Written by Andy Palmer
We all know by now that most “big data” challenges can be characterized into one of the “3 V’s”:
Volume: You have too much data
Velocity: It is coming at you too fast
Variety: It is coming at you from too many places/silos
Over the past 5 years, my partner Mike Stonebraker and I have been on a mission to raise awareness of the problems associated with Variety in enterprise data. Two of our earlier projects — Vertica and VoltDB — were designed to address data Volume and Velocity, respectively. Our most recent project — Tamr — is designed to address data Variety for the enterprise. (Shame on us … we couldn’t come up with another company name that started with “V.”)
We started by doing some research at MIT/CSAIL, working closely with Trifacta co-founder Joe Hellerstein. During this time, we constructed an early prototype for what has become the Tamr product. After validating our ideas with three commercial collaborations, we eventually started a new company — initially called Data-Tamer and then renamed Tamr (adopting the Silicon Valley cliche of “when looking for an available domain, remove the vowel”).
Now that we’re three years into Tamr’s commercial efforts, it’s worth sharing a few thoughts about the state of enterprise data and the potential for large enterprises to compete on integrated analytics. Specifically, we’re seeing massive enterprise investments in “big data” focused on data systems that:
- are broad in scope across an entire large enterprise (across all silos)
- run on distributed, shared nothing, multi-purpose hardware infrastructure and/or cloud
- have a foundation of open source software at their core
- embrace access to data via both JSON AND declarative language/SQL
Let me describe why investment in these areas supports the long-term value of enterprise data and will help companies compete on integrated analytics in a sustainable way:
I. Breadth Across All Enterprise Silos
One of the clearest problems that Mike and I have seen is that enterprise IT organizations are fiercely application-centric/silo’d in their organization, incentives and mindset. This works against line-of-business owners looking to use broad analytics as a competitive advantage — a goal that requires a broader enterprise view of data across application, organizational or geographic silos.
Enterprise data warehouses — which aspired to become this broad resource in the enterprise — suffer from being constrained to a small number of sources from a limited number of applications. Since most of these warehouses are built on traditional “scale up” infrastructure — often with proprietary software — almost all enterprise warehouses end up being:
- incredibly expensive to build and maintain (think Teradata, Oracle Exadata)
- limited by the number of sources feeding them with data from highly engineered Extract Transform Load (ETL) systems such as Informatica, IBM Ascential, Talend, Pentaho, etc.)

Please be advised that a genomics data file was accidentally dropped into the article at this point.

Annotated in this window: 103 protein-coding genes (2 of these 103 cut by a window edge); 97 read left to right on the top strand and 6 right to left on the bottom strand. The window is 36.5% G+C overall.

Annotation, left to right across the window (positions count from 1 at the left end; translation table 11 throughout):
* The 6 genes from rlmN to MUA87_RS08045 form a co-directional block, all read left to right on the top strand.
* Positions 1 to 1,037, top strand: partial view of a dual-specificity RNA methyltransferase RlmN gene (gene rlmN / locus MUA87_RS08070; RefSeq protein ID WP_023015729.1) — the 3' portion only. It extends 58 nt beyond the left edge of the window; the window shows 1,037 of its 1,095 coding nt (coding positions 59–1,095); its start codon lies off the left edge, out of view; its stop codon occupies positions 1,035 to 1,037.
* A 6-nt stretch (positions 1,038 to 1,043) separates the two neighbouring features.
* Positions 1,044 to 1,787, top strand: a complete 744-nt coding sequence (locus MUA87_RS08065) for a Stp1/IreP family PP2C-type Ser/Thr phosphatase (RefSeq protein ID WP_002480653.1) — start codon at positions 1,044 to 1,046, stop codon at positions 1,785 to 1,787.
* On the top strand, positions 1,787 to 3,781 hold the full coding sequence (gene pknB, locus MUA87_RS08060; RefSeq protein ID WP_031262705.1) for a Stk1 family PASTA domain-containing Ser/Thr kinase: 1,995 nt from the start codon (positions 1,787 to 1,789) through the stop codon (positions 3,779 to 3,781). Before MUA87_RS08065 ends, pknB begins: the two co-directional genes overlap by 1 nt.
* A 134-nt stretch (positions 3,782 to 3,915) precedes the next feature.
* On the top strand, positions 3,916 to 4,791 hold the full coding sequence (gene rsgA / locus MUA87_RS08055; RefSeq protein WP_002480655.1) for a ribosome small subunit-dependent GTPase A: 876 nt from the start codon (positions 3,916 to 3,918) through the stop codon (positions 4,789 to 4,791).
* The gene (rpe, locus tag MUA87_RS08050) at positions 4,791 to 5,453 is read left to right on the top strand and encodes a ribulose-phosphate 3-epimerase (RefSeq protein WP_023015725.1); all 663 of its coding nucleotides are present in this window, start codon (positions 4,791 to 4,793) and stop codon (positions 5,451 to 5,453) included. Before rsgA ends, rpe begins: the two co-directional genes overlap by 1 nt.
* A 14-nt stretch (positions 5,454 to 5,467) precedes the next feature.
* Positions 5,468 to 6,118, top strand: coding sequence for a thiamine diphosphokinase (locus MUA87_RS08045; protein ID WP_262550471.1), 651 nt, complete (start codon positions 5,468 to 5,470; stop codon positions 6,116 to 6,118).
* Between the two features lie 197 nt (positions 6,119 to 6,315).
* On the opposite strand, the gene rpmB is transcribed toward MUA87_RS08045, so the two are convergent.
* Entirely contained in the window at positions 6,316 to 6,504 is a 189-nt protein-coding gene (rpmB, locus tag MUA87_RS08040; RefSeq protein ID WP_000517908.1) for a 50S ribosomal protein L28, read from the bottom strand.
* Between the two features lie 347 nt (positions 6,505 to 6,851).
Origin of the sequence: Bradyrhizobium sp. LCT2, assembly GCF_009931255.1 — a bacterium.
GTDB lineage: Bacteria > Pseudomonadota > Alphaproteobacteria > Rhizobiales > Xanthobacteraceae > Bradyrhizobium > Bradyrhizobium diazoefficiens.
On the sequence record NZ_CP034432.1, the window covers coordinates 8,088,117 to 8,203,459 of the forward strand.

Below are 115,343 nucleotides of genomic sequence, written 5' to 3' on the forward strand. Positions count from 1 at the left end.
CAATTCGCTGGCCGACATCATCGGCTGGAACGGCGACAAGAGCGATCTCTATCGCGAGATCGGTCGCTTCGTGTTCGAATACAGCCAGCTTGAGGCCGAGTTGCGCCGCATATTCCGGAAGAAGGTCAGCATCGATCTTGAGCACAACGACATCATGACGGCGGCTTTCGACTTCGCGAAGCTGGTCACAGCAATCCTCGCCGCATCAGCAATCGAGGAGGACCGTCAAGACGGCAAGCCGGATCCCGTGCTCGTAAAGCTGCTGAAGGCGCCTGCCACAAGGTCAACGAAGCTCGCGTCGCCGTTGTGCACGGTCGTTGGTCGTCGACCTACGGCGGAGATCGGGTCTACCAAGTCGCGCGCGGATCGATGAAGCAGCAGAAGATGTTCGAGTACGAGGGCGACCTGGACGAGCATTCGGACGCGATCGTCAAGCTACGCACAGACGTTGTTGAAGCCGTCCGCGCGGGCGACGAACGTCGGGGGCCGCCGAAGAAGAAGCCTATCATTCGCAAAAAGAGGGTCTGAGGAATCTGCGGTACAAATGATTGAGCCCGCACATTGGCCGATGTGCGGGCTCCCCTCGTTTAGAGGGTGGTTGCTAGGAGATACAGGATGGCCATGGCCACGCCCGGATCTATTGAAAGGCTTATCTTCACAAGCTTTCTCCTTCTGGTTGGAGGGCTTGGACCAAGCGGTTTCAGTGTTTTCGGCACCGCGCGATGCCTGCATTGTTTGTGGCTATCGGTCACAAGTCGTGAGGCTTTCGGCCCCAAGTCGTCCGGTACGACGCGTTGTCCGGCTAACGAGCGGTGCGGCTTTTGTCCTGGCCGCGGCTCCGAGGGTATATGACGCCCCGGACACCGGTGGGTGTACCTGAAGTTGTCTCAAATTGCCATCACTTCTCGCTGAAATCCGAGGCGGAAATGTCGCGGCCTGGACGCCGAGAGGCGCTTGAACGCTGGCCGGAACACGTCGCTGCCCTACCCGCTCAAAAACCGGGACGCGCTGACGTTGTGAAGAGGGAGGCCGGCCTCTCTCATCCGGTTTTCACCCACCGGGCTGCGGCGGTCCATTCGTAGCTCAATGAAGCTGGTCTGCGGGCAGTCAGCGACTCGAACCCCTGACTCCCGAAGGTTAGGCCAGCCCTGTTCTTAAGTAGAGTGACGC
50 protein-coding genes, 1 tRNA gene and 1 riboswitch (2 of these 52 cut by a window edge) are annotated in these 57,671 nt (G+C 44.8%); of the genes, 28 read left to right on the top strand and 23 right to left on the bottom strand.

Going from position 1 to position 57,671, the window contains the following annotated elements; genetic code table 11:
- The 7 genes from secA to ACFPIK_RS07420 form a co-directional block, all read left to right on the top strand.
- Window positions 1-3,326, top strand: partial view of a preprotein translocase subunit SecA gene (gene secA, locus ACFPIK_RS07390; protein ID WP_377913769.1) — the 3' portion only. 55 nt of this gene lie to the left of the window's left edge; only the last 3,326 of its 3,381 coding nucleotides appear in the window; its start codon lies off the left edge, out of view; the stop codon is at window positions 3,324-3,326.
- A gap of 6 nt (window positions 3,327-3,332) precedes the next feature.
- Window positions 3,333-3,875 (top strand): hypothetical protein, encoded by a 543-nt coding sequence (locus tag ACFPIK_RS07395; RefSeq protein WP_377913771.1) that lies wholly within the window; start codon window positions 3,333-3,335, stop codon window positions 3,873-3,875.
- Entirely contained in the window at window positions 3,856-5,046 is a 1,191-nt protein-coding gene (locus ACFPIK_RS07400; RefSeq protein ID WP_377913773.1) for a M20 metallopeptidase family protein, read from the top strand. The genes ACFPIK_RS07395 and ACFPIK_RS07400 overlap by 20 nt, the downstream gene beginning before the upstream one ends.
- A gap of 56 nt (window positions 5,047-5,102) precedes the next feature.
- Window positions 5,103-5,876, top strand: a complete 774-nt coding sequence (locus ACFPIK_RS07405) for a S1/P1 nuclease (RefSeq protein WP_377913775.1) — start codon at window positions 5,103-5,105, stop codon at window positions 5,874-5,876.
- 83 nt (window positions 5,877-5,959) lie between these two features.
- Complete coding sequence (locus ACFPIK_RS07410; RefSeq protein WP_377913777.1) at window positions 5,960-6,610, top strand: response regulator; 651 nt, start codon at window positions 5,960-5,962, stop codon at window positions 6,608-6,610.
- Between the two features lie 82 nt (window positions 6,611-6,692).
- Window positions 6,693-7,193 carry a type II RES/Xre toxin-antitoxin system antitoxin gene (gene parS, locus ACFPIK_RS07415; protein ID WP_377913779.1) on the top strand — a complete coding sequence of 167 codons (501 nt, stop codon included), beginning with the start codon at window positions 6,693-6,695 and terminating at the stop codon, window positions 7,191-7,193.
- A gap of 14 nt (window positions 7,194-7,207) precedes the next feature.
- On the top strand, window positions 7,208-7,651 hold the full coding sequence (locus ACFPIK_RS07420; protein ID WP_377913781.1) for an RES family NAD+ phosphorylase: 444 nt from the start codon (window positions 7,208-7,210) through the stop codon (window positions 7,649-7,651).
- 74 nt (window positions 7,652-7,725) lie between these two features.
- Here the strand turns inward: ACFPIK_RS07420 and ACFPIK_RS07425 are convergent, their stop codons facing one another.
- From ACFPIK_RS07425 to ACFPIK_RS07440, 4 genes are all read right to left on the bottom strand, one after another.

- rigid and slow to change (i.e., when your business changes, it takes months/quarters/years for these elephant-like systems to adjust), which is most obvious when it takes companies many quarters or years to integrate systems in M&A
The result? These architectures, technologies — and the people/vendors who have a vested interest in them — end up restricting the liquidity of data required for companies to “compete on analytics” as my friend Tom Davenport likes to say.
To realize the analytical potential of the enterprise, systems instead need:
- to be much less expensive;
- to embrace ALL the data in an enterprise, not just the highly engineered sources; and
- to be fed by radically more agile (ETL) processes.
In search of more data liquidity, many companies have turned, naturally, to “data lakes” as holding areas for information from many enterprise sources. This makes terrific sense in theory: data lakes are inexpensive and can hold a ton of data in diverse formats from disparate sources. In practice, lakes can get so large and loose that they risk being unusable.
It’s now time to embrace the broad adoption of data lakes by implementing infrastructures that make them a viable alternative to traditional enterprise data warehouses.
With the right infrastructure, the volume and variety of data within a data lake can help us answer simple, broad — and very powerful — analytical questions such as: “Are we getting the best price for any given product we purchase at our company?”
Simple enough to ask, with enormous financial upside in optimizing spending across every purchase order in a large multinational company. But very difficult to answer without a view and an accounting of all the “long tail” purchasing data in the system. Every large organization comprises many smaller groups — often with their own systems creating idiosyncratic spending patterns. Integrating the many disparate purchasing systems in a way that optimizes spending on every transaction without threatening local purchasing control is precisely the kind of problem we’re tackling at Tamr.
II. Distributed Infrastructure